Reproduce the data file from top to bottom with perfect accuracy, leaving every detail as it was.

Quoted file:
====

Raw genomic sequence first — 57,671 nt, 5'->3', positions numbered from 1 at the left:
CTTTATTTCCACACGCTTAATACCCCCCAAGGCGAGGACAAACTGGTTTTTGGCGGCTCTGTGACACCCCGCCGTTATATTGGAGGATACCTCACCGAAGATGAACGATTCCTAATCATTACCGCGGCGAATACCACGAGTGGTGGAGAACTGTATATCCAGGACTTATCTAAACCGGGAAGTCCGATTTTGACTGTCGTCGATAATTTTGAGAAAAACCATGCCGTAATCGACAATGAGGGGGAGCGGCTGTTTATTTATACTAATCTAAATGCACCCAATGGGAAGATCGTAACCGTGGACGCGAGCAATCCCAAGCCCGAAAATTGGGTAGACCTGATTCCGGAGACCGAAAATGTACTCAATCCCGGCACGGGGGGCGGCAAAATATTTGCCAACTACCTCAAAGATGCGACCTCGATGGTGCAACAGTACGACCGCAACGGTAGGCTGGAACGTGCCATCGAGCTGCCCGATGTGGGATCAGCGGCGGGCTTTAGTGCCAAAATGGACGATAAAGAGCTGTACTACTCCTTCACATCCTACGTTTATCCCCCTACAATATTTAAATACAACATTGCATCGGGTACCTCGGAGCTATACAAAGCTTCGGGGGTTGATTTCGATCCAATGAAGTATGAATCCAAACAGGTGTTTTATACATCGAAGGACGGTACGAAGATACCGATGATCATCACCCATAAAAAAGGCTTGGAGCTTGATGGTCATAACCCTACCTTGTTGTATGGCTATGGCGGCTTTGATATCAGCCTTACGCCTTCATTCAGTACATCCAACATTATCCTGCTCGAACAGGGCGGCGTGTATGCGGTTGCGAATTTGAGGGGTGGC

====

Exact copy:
Raw genomic sequence first — 57,671 nt, 5'->3', positions numbered from 1 at the left:
CTTTATTTCCACACGCTTAATACCCCCCAAGGCGAGGACAAACTGGTTTTTGGCGGCTCTGTGACACCCCGCCGTTATATTGGAGGATACCTCACCGAAGATGAACGATTCCTAATCATTACCGCGGCGAATACCACGAGTGGTGGAGAACTGTATATCCAGGACTTATCTAAACCGGGAAGTCCGATTTTGACTGTCGTCGATAATTTTGAGAAAAACCATGCCGTAATCGACAATGAGGGGGAGCGGCTGTTTATTTATACTAATCTAAATGCACCCAATGGGAAGATCGTAACCGTGGACGCGAGCAATCCCAAGCCCGAAAATTGGGTAGACCTGATTCCGGAGACCGAAAATGTACTCAATCCCGGCACGGGGGGCGGCAAAATATTTGCCAACTACCTCAAAGATGCGACCTCGATGGTGCAACAGTACGACCGCAACGGTAGGCTGGAACGTGCCATCGAGCTGCCCGATGTGGGATCAGCGGCGGGCTTTAGTGCCAAAATGGACGATAAAGAGCTGTACTACTCCTTCACATCCTACGTTTATCCCCCTACAATATTTAAATACAACATTGCATCGGGTACCTCGGAGCTATACAAAGCTTCGGGGGTTGATTTCGATCCAATGAAGTATGAATCCAAACAGGTGTTTTATACATCGAAGGACGGTACGAAGATACCGATGATCATCACCCATAAAAAAGGCTTGGAGCTTGATGGTCATAACCCTACCTTGTTGTATGGCTATGGCGGCTTTGATATCAGCCTTACGCCTTCATTCAGTACATCCAACATTATCCTGCTCGAACAGGGCGGCGTGTATGCGGTTGCGAATTTGAGGGGTGGC